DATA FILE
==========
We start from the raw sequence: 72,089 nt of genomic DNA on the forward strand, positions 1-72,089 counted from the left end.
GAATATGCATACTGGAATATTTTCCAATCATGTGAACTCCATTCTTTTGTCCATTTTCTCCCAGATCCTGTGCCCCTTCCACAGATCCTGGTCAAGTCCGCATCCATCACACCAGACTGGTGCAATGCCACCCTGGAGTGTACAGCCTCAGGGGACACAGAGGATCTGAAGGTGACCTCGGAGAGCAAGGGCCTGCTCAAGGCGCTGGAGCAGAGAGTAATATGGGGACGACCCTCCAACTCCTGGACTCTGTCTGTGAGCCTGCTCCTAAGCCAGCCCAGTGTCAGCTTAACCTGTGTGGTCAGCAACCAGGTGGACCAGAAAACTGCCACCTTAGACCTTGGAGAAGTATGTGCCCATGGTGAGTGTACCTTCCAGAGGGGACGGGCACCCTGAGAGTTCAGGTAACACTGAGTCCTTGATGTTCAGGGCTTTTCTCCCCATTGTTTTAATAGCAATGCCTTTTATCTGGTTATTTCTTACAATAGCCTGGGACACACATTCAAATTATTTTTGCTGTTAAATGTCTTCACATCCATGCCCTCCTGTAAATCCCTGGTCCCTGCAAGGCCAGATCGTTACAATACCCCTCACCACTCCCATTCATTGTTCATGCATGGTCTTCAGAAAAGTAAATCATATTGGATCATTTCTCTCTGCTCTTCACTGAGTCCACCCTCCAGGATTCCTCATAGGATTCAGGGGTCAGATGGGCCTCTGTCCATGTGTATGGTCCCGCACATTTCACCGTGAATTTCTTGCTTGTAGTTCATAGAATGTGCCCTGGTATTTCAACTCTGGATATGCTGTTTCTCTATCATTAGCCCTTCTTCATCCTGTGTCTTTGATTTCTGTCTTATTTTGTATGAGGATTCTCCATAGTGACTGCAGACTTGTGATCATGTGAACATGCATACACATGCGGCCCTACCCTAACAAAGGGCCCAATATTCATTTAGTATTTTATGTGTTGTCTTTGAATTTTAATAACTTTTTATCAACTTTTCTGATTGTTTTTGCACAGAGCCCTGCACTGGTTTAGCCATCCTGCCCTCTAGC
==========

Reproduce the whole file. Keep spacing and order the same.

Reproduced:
We start from the raw sequence: 72,089 nt of genomic DNA on the forward strand, positions 1-72,089 counted from the left end.
GAATATGCATACTGGAATATTTTCCAATCATGTGAACTCCATTCTTTTGTCCATTTTCTCCCAGATCCTGTGCCCCTTCCACAGATCCTGGTCAAGTCCGCATCCATCACACCAGACTGGTGCAATGCCACCCTGGAGTGTACAGCCTCAGGGGACACAGAGGATCTGAAGGTGACCTCGGAGAGCAAGGGCCTGCTCAAGGCGCTGGAGCAGAGAGTAATATGGGGACGACCCTCCAACTCCTGGACTCTGTCTGTGAGCCTGCTCCTAAGCCAGCCCAGTGTCAGCTTAACCTGTGTGGTCAGCAACCAGGTGGACCAGAAAACTGCCACCTTAGACCTTGGAGAAGTATGTGCCCATGGTGAGTGTACCTTCCAGAGGGGACGGGCACCCTGAGAGTTCAGGTAACACTGAGTCCTTGATGTTCAGGGCTTTTCTCCCCATTGTTTTAATAGCAATGCCTTTTATCTGGTTATTTCTTACAATAGCCTGGGACACACATTCAAATTATTTTTGCTGTTAAATGTCTTCACATCCATGCCCTCCTGTAAATCCCTGGTCCCTGCAAGGCCAGATCGTTACAATACCCCTCACCACTCCCATTCATTGTTCATGCATGGTCTTCAGAAAAGTAAATCATATTGGATCATTTCTCTCTGCTCTTCACTGAGTCCACCCTCCAGGATTCCTCATAGGATTCAGGGGTCAGATGGGCCTCTGTCCATGTGTATGGTCCCGCACATTTCACCGTGAATTTCTTGCTTGTAGTTCATAGAATGTGCCCTGGTATTTCAACTCTGGATATGCTGTTTCTCTATCATTAGCCCTTCTTCATCCTGTGTCTTTGATTTCTGTCTTATTTTGTATGAGGATTCTCCATAGTGACTGCAGACTTGTGATCATGTGAACATGCATACACATGCGGCCCTACCCTAACAAAGGGCCCAATATTCATTTAGTATTTTATGTGTTGTCTTTGAATTTTAATAACTTTTTATCAACTTTTCTGATTGTTTTTGCACAGAGCCCTGCACTGGTTTAGCCATCCTGCCCTCTAGC